A rendering of the six-building West Gateway development at the corner of Golden Shore and West Broadway. Courtesy of Trammell Crow Residential.

A 5.6-acre surface parking lot north of the Hilton Long Beach and World Trade Center in Downtown has been sold, and construction on the long-planned six-building residential development known as West Gateway is set to begin next year.

Port of Long Beach staff confirmed the agency closed on the sale of the property to Dallas-based Trammell Crow Residential on Sept. 1 for $30.25 million.

The project at 600 W. Broadway consists of 756 residential units in six buildings ranging from seven to 30 stories, according to Reece Pettersen, development associate for TCR.

“The opportunity to own a project of this scale with on-grade amenities, ocean views, walkability and transit connections is very rare in Southern California,” Pettersen told the Business Journal.

The project is fully entitled and broken up into three phases, Pettersen said, with the first two expected to break ground in mid-2023. The first unit move-ins are expected in the fourth quarter of 2025, he added.

The project includes over 1,500 parking stalls, according to city staff. Most of the parking will be located in a nine-story parking garage, Pettersen said. Some of the parking garage spaces will be reserved for the adjacent hotel and office tower, which utilize the current surface parking lot, the company said.

Planning for the project began in early 2017, Pettersen said. The Long Beach Planning Commission first approved the development on July 18, 2019, according to city records.

Original plans included a 40-story tower, which would have become the tallest building in the city—a title recently assumed by the 35-story Shoreline Gateway. Plans also included a 21-story tower. In April, however, the firm amended its plans with the city, decreasing the size of the towers, while increasing the height of the other buildings.

The final project includes the tower, two eight-story buildings and two seven-story buildings as well as the parking garage.

While a portion of West Gateway will be obscured by the 27-story World Trade Center, the development is set to add to the Long Beach waterfront skyline. The project’s tallest building will easily rise over the Hilton hotel, which is exactly half its height at 15 stories.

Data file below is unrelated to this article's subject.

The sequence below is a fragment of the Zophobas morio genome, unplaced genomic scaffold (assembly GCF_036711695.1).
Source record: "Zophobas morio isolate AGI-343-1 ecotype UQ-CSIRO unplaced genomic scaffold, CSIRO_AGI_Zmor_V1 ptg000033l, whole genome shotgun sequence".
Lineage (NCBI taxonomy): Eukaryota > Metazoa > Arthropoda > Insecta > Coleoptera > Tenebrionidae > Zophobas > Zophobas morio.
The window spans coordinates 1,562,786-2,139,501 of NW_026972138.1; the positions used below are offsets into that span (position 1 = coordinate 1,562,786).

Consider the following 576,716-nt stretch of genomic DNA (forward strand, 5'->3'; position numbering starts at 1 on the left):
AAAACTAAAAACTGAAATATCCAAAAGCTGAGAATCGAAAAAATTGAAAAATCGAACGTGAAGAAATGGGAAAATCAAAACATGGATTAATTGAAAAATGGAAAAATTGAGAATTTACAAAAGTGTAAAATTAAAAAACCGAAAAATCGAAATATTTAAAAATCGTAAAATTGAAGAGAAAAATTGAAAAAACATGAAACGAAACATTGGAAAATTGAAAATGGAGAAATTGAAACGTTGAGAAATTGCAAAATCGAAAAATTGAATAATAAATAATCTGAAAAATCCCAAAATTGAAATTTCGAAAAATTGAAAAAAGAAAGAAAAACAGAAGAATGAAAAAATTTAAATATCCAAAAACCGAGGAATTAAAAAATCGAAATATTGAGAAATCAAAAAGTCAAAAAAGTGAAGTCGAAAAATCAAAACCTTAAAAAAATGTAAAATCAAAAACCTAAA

The development will include “neighborhood-serving” retail on the southeast corner of Broadway and Maine Avenue, Pettersen said. A lease for the space has not been signed, he added.

The expansive project includes a laundry list of indoor and outdoor amenities for residents, Pettersen said, including:

  • Club lounges with a gourmet kitchen, billiard table, poker room, banquette seating, lounge and dining areas and flat screen TVs;
  • A coffee bar lounge with banquette seating;
  • An indoor-outdoor fitness studio with an adjoining kids’ entertainment suite and a separate studio for yoga, TRX and spin with on-demand fitness programming;
  • A modern business center with flat-screen TVs, presentation-ready work areas, a large conference room, communal tables and a lounge area;
  • A pool lounge with a coffee bar, kitchenette, games and seating;
  • A pet spa and grooming station;
  •  A mail center, including Amazon parcel lockers with 24-hour resident access;
  • High-speed Wi-Fi in all common areas;
  • A bike station and storage room;
  • A luxe pool and spa deck with an outdoor kitchen, fire features, gaming, daybeds and other furnishings;
  • Multiple courtyards with community gardens, fire features, barbecue grills and game areas;
  • A sky deck and room with a fire pit, trellis structure and seating.

In addition to the amenities located within the project, Pettersen noted the Downtown location also is its own amenity.

“Tenants can walk to dinner, experience public art and be part of an energetic community,” he said. “Residents of Downtown Long Beach not only enjoy proximity to major job hubs in Orange and L.A. counties with access to multiple modes of transportation, they can come home to a walkable and bikeable coastal lifestyle.”

Brandon Richardson is a reporter and photojournalist for the Long Beach Business Journal.